There is a tendency in IT to use generic approaches when managing the different aspects of the infrastructure we have to deal with. This is at odds with the increasing specialization we see all around us. Whether we are dealing with data, software, hardware, projects or anything else, the probability is that we will be working with something much narrower in scope than was usual just a few years ago. One-size-fits-all approaches, or very general advice that amounts to little more than "do the right thing" is unlikely to yield the desired results in such situations. Data is now being recognized as an area that is not a homogenous domain, but rather as consisting of a set of distinct categories. Different categories of data have their own unique characteristics. If these characteristics are not properly understood, practitioners will only be able to use generic approaches that are unlikely to deliver the desired results and may even be doomed to failure from the start.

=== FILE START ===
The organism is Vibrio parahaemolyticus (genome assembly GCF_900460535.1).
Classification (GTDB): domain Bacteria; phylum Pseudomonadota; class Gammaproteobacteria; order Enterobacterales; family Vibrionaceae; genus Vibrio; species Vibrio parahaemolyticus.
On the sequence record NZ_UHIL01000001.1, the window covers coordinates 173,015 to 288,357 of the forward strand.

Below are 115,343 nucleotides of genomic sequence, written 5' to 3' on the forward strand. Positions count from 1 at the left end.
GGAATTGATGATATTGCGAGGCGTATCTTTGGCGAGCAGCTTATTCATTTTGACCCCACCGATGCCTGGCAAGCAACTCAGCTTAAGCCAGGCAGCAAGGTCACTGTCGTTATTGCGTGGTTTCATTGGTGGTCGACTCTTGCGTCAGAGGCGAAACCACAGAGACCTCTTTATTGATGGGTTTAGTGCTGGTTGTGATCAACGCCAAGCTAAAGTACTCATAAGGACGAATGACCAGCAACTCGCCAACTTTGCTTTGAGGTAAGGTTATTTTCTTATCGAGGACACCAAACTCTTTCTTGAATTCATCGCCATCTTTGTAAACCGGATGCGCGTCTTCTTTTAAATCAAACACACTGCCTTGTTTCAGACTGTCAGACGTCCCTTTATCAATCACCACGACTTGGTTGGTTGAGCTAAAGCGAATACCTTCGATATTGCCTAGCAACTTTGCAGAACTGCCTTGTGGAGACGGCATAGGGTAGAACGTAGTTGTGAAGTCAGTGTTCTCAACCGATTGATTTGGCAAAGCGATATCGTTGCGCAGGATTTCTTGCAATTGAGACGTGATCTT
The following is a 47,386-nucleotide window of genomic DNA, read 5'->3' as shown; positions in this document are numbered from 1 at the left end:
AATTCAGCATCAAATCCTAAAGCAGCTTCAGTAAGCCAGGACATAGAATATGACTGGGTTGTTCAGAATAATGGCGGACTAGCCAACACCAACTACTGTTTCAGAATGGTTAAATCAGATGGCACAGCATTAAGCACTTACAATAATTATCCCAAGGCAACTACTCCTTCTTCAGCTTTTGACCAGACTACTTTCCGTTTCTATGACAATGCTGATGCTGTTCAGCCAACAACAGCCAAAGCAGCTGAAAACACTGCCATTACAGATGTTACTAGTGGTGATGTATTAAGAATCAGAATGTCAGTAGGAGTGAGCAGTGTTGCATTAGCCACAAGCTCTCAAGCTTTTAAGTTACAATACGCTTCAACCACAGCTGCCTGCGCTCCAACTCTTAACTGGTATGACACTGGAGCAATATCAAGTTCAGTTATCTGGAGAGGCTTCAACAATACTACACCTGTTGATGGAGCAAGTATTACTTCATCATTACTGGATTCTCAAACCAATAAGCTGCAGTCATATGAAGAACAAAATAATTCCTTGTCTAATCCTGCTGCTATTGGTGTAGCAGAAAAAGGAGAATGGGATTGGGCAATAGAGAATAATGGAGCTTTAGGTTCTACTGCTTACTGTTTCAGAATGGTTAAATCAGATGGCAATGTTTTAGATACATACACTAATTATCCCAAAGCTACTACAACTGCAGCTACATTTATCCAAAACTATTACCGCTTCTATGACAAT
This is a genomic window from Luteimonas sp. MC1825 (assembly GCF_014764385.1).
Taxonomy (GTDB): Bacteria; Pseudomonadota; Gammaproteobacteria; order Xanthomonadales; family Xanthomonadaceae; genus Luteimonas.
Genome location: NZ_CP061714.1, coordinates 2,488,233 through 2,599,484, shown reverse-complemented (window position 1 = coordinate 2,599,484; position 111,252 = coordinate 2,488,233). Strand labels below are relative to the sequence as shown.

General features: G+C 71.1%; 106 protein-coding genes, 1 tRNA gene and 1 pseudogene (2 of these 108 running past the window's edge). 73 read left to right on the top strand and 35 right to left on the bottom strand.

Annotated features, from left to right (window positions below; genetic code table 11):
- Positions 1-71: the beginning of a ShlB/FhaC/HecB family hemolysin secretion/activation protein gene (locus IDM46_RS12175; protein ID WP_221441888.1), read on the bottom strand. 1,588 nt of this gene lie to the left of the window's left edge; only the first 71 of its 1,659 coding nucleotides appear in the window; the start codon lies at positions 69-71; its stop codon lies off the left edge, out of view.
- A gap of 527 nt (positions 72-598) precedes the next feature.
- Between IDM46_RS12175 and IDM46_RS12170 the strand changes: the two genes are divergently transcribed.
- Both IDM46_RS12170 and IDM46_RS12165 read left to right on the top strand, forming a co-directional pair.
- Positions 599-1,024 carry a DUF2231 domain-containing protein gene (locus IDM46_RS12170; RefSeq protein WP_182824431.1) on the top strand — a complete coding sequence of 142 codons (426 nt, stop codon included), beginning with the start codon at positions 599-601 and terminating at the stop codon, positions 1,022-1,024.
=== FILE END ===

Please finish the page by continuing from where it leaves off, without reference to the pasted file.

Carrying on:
Master data and reference data are two major data categories that are often thought of as the same. The reality is that they are quite different, even though they have strong dependencies on each other. Failure to recognize these differences is risky, particularly given the current explosion of interest in master data. Projects that approach master data as just "data" and fail to address its unique needs are likely to encounter problems. This is particularly true if such projects experience scope creep that leads them into the very different realm of reference data management.
Register or login for access to this item and much more
All Information Management content is archived after seven days.
Community members receive:
- All recent and archived articles
- Conference offers and updates
- A full menu of enewsletter options
- Web seminars, white papers, ebooks
Already have an account? Log In
Don't have an account? Register for Free Unlimited Access